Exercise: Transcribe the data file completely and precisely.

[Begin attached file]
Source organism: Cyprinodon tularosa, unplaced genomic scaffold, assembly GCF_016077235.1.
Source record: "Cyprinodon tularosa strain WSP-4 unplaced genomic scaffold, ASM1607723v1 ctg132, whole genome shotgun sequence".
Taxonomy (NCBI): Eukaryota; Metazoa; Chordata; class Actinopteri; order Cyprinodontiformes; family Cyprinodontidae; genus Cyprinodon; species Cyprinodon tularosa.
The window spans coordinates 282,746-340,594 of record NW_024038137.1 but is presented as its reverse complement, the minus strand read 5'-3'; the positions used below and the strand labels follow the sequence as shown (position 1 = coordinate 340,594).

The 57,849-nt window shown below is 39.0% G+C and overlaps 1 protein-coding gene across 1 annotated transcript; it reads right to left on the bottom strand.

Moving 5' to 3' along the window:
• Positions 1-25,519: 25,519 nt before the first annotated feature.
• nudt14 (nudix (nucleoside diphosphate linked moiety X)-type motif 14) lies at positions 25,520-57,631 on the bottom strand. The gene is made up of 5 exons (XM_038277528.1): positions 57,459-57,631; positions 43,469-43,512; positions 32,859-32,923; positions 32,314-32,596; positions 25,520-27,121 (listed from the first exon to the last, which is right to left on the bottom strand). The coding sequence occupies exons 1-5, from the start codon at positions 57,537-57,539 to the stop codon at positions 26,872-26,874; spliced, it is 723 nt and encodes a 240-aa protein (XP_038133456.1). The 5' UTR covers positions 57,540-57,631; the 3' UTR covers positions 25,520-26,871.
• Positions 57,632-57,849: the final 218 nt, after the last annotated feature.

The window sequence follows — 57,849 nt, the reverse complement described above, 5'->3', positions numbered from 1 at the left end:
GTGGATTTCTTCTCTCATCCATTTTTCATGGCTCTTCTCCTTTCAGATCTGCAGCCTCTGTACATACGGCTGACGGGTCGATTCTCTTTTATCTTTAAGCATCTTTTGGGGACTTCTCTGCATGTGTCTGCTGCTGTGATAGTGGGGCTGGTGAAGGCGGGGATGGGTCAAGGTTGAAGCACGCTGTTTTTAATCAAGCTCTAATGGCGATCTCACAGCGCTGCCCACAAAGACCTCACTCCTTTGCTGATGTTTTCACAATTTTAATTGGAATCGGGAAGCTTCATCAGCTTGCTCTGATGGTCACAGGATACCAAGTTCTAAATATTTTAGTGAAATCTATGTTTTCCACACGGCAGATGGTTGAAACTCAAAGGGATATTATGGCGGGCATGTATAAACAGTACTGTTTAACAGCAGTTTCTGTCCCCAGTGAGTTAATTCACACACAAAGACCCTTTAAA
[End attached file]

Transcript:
Source organism: Cyprinodon tularosa, unplaced genomic scaffold, assembly GCF_016077235.1.
Source record: "Cyprinodon tularosa strain WSP-4 unplaced genomic scaffold, ASM1607723v1 ctg132, whole genome shotgun sequence".
Taxonomy (NCBI): Eukaryota; Metazoa; Chordata; class Actinopteri; order Cyprinodontiformes; family Cyprinodontidae; genus Cyprinodon; species Cyprinodon tularosa.
The window spans coordinates 282,746-340,594 of record NW_024038137.1 but is presented as its reverse complement, the minus strand read 5'-3'; the positions used below and the strand labels follow the sequence as shown (position 1 = coordinate 340,594).

The 57,849-nt window shown below is 39.0% G+C and overlaps 1 protein-coding gene across 1 annotated transcript; it reads right to left on the bottom strand.

Moving 5' to 3' along the window:
• Positions 1-25,519: 25,519 nt before the first annotated feature.
• nudt14 (nudix (nucleoside diphosphate linked moiety X)-type motif 14) lies at positions 25,520-57,631 on the bottom strand. The gene is made up of 5 exons (XM_038277528.1): positions 57,459-57,631; positions 43,469-43,512; positions 32,859-32,923; positions 32,314-32,596; positions 25,520-27,121 (listed from the first exon to the last, which is right to left on the bottom strand). The coding sequence occupies exons 1-5, from the start codon at positions 57,537-57,539 to the stop codon at positions 26,872-26,874; spliced, it is 723 nt and encodes a 240-aa protein (XP_038133456.1). The 5' UTR covers positions 57,540-57,631; the 3' UTR covers positions 25,520-26,871.
• Positions 57,632-57,849: the final 218 nt, after the last annotated feature.

The window sequence follows — 57,849 nt, the reverse complement described above, 5'->3', positions numbered from 1 at the left end:
GTGGATTTCTTCTCTCATCCATTTTTCATGGCTCTTCTCCTTTCAGATCTGCAGCCTCTGTACATACGGCTGACGGGTCGATTCTCTTTTATCTTTAAGCATCTTTTGGGGACTTCTCTGCATGTGTCTGCTGCTGTGATAGTGGGGCTGGTGAAGGCGGGGATGGGTCAAGGTTGAAGCACGCTGTTTTTAATCAAGCTCTAATGGCGATCTCACAGCGCTGCCCACAAAGACCTCACTCCTTTGCTGATGTTTTCACAATTTTAATTGGAATCGGGAAGCTTCATCAGCTTGCTCTGATGGTCACAGGATACCAAGTTCTAAATATTTTAGTGAAATCTATGTTTTCCACACGGCAGATGGTTGAAACTCAAAGGGATATTATGGCGGGCATGTATAAACAGTACTGTTTAACAGCAGTTTCTGTCCCCAGTGAGTTAATTCACACACAAAGACCCTTTAAA